WHAT IS A NEGLIGENCE CASE?
Have you ever called someone NEGLIGENT because they cut you off in traffic? Many people use the word negligence, but under Virginia law, this word has a very specific meaning. In fact, all new law students study negligence because the American civil justice system depends on it.
To win a negligence case in Virginia, the person suing, known as a plaintiff, must PROVE four things:
1. That the person who injured him had a duty to exercise ordinary care toward him;
2. That the person who injured him breached, or violated, that duty;
3. That the person’s acts or failure to act caused the plaintiff’s injuries; and
4. That the plaintiff was damaged in some way.
Although many people may think, “Well the other guy didn’t MEAN to hurt me”, in actuality, the plaintiff does not have to prove that the wrongdoer did ANYTHING intentional at all. Instead, the focus in a negligence case is on whether the person being sued, known as the defendant, exercised ordinary care. Filer v. McNair, 163 S.E. 335 (Va. 1932). If someone acted with the intention to cause harm, like by committing a battery, then the facts, the damages, and the law would be very different.
What’s more, whether negligence occurred depends on the facts of each individual case because the facts are what determines whether one’s behavior constitutes ORDINARY CARE.
What are some EXAMPLES OF POTENTIALLY NEGLIGENT BEHAVIOR? • Running a red light • Failing to use headlights at night • Failing to diagnose a medical condition properly or timely • Failing to keep a proper lookout • Failing to properly give notice of a known defect
The Virginia Supreme Court has long held that negligence “is the violation of a legal duty which one owes to another.” In all of the examples above, a duty exists. For example, all drivers have a duty to operate their vehicles with reasonable care toward others using the road and a duty to keep a proper lookout. Drivers must also obey traffic laws.
The second thing a negligence plaintiff must show is that the duty was broken. In the law, this is known as “breach.” Both running a red light and failing to use headlights when required would breach a driver’s duty toward others. In addition, an omission to act can be negligence just as performing an act can be negligence. However, simply proving these first two elements of a negligence case is not enough to win.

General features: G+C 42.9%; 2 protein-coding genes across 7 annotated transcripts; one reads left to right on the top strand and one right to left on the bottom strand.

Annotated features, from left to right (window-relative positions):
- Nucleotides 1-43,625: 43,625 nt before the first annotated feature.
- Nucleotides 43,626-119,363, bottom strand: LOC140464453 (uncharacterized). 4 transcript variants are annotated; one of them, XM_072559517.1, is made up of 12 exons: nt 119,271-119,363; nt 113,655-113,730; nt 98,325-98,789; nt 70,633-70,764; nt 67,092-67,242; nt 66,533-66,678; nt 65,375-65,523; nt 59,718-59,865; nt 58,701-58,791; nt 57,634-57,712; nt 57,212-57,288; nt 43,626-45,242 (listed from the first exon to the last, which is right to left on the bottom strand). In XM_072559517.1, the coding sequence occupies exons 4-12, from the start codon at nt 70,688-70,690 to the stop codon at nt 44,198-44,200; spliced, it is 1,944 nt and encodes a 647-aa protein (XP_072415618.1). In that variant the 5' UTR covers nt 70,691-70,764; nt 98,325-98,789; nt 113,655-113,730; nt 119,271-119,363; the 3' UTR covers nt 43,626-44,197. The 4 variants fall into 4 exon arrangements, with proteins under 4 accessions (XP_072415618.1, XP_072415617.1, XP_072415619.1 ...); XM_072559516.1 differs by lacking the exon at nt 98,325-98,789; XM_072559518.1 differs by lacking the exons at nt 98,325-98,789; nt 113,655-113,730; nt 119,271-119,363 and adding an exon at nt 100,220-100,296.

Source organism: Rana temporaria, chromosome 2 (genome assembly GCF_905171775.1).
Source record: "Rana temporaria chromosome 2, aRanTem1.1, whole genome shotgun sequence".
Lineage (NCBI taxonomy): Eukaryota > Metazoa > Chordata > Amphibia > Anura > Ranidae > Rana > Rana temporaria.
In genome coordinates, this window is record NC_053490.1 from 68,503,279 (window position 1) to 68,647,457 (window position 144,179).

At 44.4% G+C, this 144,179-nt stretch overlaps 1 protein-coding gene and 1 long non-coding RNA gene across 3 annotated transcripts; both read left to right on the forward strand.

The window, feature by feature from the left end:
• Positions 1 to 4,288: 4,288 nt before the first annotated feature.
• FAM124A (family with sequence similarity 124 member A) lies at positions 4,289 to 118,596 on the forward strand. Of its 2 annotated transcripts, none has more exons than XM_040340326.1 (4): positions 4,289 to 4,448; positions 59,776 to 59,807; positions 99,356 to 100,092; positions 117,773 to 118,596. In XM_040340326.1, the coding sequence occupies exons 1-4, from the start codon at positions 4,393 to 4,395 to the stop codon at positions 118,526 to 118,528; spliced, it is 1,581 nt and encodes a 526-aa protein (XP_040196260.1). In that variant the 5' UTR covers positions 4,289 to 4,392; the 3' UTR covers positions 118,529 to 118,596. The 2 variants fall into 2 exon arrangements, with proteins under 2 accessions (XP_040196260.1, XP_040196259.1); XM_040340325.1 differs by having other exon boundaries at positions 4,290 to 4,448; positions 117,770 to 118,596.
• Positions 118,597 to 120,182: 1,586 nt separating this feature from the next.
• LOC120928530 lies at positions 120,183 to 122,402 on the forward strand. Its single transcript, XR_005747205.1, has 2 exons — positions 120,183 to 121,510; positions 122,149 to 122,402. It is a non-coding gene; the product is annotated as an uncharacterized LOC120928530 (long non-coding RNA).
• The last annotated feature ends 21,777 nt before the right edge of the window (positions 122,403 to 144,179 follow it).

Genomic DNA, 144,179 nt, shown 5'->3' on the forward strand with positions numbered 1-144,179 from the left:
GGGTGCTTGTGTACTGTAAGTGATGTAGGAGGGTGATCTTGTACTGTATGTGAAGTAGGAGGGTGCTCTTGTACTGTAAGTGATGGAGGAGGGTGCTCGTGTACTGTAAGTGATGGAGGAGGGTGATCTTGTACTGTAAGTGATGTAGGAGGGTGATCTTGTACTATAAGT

Third, the plaintiff must show that the wrongdoer’s action was the cause of his damages. In Virginia, “[n]egligence cannot be presumed from the mere happening of an accident.” Farren v. Gilbert, 297 S.E.2d 668 (1982). For example, if an officer comes upon a motorcyclist lying in the road next to his bike, he cannot PRESUME that this was caused by the biker’s negligence simply because of the scene. However, direct evidence, such as eyewitness testimony, is not required. A plaintiff can use circumstantial evidence to prove his case. Good examples of circumstantial evidence in car accident cases include the position of the cars after the wreck and skid marks.
Finally, the plaintiff must show that he was damaged due to the wrongdoer’s actions or failure to act. Damage can include injuries to a person’s body, as well as injuries to property.
In our red light example, dents to the other driver’s car would qualify as property damage. If the other driver had broken bones as a result of the wreck, that would qualify as a personal injury. The pain, mental stresses, and suffering of the injured person are also elements of damage, as well as embarrassment, scarring, and other intangible damages, both now and into the future, if the medical evidence supports that connection. However, not all personal injuries can be seen. For example, soft-tissue injuries involving muscles, ligaments, and tendons often cannot be seen with the human eye. Mental stress and depression are also good examples of damages that are not necessarily obvious.
The Sandler Law Group handles negligence lawsuits every day, and we approach each case as if it were going to be tried to a jury. Don’t let an insurance adjuster tell you that your fault means no recovery. Call us toll free 800-9-THE-LAW or (757) 627-8900 to schedule an initial FREE consultation. You may also contact us online at www.SandlerLaw.net or email us at GSandler@Sandlerlaw.net.